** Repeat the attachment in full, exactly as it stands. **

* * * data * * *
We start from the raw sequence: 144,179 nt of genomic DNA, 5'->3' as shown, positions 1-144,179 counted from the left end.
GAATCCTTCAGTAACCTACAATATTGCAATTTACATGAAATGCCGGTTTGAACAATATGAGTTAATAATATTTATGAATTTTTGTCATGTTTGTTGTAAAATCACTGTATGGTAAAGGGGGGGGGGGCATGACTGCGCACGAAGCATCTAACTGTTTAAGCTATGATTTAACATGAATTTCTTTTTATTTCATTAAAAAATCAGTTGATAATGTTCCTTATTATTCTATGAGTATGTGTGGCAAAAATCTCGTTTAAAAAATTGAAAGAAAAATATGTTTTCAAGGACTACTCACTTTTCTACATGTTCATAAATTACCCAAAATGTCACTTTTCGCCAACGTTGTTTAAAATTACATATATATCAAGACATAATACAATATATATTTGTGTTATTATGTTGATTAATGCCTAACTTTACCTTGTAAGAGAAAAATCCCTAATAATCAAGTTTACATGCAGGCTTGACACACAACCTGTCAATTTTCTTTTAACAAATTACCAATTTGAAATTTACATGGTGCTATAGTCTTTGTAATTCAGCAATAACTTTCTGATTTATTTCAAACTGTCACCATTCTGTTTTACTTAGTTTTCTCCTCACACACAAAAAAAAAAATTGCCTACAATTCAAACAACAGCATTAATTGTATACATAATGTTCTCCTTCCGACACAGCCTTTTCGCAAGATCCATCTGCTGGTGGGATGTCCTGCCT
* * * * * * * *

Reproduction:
We start from the raw sequence: 144,179 nt of genomic DNA, 5'->3' as shown, positions 1-144,179 counted from the left end.
GAATCCTTCAGTAACCTACAATATTGCAATTTACATGAAATGCCGGTTTGAACAATATGAGTTAATAATATTTATGAATTTTTGTCATGTTTGTTGTAAAATCACTGTATGGTAAAGGGGGGGGGGGCATGACTGCGCACGAAGCATCTAACTGTTTAAGCTATGATTTAACATGAATTTCTTTTTATTTCATTAAAAAATCAGTTGATAATGTTCCTTATTATTCTATGAGTATGTGTGGCAAAAATCTCGTTTAAAAAATTGAAAGAAAAATATGTTTTCAAGGACTACTCACTTTTCTACATGTTCATAAATTACCCAAAATGTCACTTTTCGCCAACGTTGTTTAAAATTACATATATATCAAGACATAATACAATATATATTTGTGTTATTATGTTGATTAATGCCTAACTTTACCTTGTAAGAGAAAAATCCCTAATAATCAAGTTTACATGCAGGCTTGACACACAACCTGTCAATTTTCTTTTAACAAATTACCAATTTGAAATTTACATGGTGCTATAGTCTTTGTAATTCAGCAATAACTTTCTGATTTATTTCAAACTGTCACCATTCTGTTTTACTTAGTTTTCTCCTCACACACAAAAAAAAAAATTGCCTACAATTCAAACAACAGCATTAATTGTATACATAATGTTCTCCTTCCGACACAGCCTTTTCGCAAGATCCATCTGCTGGTGGGATGTCCTGCCT